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BMS' brivanib fails first-line liver cancer trial

Second major trial failure means uncertain future for drug

The future of Bristol-Myers Squibb's investigational cancer drug brivanib is hanging in the balance after it failed a phase III trial in advanced hepatocellular carcinoma (HCC).

Brivanib (formerly BMS-582664) failed to meet the primary endpoint of non-inferiority to Bayer/Onyx Pharmaceuticals' Nexavar (sorafenib) as a first-line treatment for HCC, a form of liver cancer, in patients who had not received any prior treatment for the disease.

This is not the first disappointment in brivanib's development programme. In December, 2011, BMS reported that the drug was unable to improve overall survival in another trial in HCC involving patients whose cancer had progressed despite earlier treatment with Nexavar.

Ahead of that trial failure analysts had predicted sales for brivanib of around $250m to $450m a year by 2020.

BMS said in a statement that it is "considering options" for the ongoing development of brivanib, which is an oral inhibitor of vascular endothelial growth factor receptor (VEGFR) and fibroblast growth factor receptor (FGFR).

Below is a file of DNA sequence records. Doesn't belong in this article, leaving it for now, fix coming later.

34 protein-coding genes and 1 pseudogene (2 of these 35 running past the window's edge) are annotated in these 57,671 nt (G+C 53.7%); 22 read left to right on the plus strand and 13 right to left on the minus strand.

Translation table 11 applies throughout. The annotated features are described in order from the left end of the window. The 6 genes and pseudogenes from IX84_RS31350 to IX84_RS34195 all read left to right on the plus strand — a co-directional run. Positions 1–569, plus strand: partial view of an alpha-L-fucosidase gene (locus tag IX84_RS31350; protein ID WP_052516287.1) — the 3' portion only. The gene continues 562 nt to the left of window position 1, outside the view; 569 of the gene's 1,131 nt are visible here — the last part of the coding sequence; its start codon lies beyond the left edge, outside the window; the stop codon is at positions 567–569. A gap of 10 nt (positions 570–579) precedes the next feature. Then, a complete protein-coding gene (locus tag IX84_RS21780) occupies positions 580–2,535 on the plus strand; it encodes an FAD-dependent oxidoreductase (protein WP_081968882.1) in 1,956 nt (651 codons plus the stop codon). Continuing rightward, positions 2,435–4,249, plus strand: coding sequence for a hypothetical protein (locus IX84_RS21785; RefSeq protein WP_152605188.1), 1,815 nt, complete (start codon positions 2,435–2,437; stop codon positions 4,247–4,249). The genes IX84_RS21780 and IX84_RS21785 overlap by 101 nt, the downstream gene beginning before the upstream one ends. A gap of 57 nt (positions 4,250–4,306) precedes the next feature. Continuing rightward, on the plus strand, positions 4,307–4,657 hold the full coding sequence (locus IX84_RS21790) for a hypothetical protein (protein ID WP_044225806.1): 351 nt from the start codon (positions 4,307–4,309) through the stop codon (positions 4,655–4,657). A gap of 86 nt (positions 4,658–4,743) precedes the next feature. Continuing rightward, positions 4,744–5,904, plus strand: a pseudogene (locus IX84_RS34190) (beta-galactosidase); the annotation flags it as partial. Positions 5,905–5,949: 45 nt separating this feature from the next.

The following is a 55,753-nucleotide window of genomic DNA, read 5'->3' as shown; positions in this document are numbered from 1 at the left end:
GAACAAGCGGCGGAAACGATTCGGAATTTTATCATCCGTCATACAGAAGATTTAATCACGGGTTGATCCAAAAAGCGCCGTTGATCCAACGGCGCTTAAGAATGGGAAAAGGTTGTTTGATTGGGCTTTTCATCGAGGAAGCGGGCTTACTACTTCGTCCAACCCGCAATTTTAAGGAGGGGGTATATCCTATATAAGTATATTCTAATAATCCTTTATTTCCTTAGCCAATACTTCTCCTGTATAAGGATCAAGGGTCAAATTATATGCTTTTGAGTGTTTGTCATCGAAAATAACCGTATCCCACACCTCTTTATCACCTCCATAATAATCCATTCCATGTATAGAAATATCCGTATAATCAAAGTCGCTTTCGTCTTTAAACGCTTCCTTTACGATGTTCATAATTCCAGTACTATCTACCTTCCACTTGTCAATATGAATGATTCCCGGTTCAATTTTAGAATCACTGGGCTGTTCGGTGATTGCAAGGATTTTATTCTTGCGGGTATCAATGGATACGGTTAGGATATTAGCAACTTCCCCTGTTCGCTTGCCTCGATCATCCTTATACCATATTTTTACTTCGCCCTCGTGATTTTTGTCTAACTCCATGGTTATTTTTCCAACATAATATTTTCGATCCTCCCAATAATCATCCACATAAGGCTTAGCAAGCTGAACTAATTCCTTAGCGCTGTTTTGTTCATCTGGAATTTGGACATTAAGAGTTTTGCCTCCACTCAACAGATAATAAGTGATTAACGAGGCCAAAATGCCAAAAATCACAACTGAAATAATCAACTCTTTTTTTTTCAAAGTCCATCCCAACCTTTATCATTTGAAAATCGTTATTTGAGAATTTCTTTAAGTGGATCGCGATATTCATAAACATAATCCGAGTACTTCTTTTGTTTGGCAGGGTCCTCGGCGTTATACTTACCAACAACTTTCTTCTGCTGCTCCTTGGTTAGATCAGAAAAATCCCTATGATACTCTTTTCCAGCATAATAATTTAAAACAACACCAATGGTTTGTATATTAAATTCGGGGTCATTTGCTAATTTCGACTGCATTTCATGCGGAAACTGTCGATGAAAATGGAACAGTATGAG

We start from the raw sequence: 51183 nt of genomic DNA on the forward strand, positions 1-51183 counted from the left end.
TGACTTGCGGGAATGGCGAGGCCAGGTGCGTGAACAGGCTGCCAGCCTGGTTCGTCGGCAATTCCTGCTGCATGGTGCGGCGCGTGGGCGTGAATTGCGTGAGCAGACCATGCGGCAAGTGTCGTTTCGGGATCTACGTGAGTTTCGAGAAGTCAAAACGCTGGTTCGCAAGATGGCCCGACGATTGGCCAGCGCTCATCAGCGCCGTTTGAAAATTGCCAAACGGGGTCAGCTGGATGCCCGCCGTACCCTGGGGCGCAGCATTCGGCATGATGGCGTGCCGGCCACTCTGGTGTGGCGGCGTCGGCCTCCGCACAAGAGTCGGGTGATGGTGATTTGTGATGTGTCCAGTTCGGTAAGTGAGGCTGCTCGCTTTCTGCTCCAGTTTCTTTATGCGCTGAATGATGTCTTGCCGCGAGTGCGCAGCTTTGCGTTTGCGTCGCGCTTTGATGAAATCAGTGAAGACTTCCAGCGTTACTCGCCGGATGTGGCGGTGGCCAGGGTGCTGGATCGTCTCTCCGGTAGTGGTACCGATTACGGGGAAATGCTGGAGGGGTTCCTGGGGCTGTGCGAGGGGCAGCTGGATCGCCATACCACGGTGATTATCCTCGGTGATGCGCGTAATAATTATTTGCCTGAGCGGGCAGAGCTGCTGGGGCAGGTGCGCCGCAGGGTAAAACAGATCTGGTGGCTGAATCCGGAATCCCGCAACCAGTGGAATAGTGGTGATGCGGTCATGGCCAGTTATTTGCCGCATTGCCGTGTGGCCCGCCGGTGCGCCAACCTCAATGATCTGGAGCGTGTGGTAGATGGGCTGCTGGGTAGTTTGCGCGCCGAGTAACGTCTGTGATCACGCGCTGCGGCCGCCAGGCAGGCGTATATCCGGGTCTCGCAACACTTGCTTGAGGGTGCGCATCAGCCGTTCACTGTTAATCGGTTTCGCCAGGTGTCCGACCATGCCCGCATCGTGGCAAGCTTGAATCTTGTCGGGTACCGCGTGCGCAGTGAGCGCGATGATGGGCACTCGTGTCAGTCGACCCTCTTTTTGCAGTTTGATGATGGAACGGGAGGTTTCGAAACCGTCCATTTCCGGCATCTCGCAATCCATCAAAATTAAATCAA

Previously, the company had said it planned to file for approval of brivanib in the US and Europe this year.

The BRISK-FL study in HCC is one of a number being carried out on brivanib, which is also being studied as an adjuvant therapy in HCC, as well as in renal cell carcinoma, colorectal cancer and cervical cancer.

In the past, BMS has identified brivanib as one of five late-stage compounds it is hoping will help it plug the revenue gap now that blockbuster anticoagulant Plavix (clopidogrel) is starting to be affected by generic competition.

The company also experienced a late-stage pipeline disappointment recently when the FDA asked for more information on Eliquis (apixaban), a novel anticoagulant in development as a preventative treatment for stroke and systemic embolism in patients with non-valvular atrial fibrillation partnered with Pfizer.

Commenting on the outcome of the latest study, BMS' senior vice president of global development and medical affairs, Brian Daniels, said: "The treatment options for patients with advanced HCC are limited, and we are disappointed that the primary endpoint was not met."

20th July 2012

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